Data-driven deconvolution for large eddy simulations of Kraichnan turbulence

R. Maulik, O. San, A. Rasheed, P. Vedula

Research output: Contribution to journalArticlepeer-review

75 Scopus citations


In this article, we demonstrate the use of artificial neural networks as optimal maps which are utilized for convolution and deconvolution of coarse-grained fields to account for sub-grid scale turbulence effects. We demonstrate that an effective eddy-viscosity is predicted by our purely data-driven large eddy simulation framework without explicit utilization of phenomenological arguments. In addition, our data-driven framework precludes the knowledge of true sub-grid stress information during the training phase due to its focus on estimating an effective filter and its inverse so that grid-resolved variables may be related to direct numerical simulation data statistically. The proposed predictive framework is also combined with a statistical truncation mechanism for ensuring numerical realizability in an explicit formulation. Through this, we seek to unite structural and functional modeling strategies for modeling non-linear partial differential equations using reduced degrees of freedom. Both a priori and a posteriori results are shown for a two-dimensional decaying turbulence case in addition to a detailed description of validation and testing. A hyperparameter sensitivity study also shows that the proposed dual network framework simplifies learning complexity and is viable with exceedingly simple network architectures. Our findings indicate that the proposed framework approximates a robust and stable sub-grid closure which compares favorably to the Smagorinsky and Leith hypotheses for capturing the theoretical k-3 scaling in Kraichnan turbulence.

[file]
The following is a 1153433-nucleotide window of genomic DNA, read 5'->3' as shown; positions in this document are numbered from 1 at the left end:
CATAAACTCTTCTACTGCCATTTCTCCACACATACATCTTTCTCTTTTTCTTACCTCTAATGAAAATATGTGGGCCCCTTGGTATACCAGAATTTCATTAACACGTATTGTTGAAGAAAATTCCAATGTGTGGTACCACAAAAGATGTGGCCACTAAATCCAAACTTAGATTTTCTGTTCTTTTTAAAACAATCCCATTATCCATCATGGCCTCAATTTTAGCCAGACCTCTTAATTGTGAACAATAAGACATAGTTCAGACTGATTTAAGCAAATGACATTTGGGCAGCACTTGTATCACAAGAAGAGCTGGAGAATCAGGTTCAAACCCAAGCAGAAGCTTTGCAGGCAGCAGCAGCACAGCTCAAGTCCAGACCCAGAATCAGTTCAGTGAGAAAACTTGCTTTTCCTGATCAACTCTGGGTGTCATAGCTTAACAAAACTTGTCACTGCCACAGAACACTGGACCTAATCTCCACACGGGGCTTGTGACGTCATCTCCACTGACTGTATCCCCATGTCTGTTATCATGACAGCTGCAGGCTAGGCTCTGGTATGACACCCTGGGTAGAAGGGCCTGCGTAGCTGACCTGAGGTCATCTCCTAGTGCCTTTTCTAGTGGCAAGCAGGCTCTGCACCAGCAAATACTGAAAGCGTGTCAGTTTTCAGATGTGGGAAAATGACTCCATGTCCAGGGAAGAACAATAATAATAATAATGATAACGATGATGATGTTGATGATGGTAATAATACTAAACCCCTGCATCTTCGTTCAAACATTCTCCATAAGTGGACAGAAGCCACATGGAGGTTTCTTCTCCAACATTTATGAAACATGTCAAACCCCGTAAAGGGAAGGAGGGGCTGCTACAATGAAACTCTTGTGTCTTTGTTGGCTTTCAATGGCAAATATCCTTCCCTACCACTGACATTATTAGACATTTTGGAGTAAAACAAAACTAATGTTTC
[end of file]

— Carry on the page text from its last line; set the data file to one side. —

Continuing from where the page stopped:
Original languageEnglish (US)
Article number125109
JournalPhysics of Fluids
Issue number12
StatePublished - Dec 1 2018

All Science Journal Classification (ASJC) codes

  • Computational Mechanics
  • Condensed Matter Physics
  • Mechanics of Materials
  • Mechanical Engineering
  • Fluid Flow and Transfer Processes

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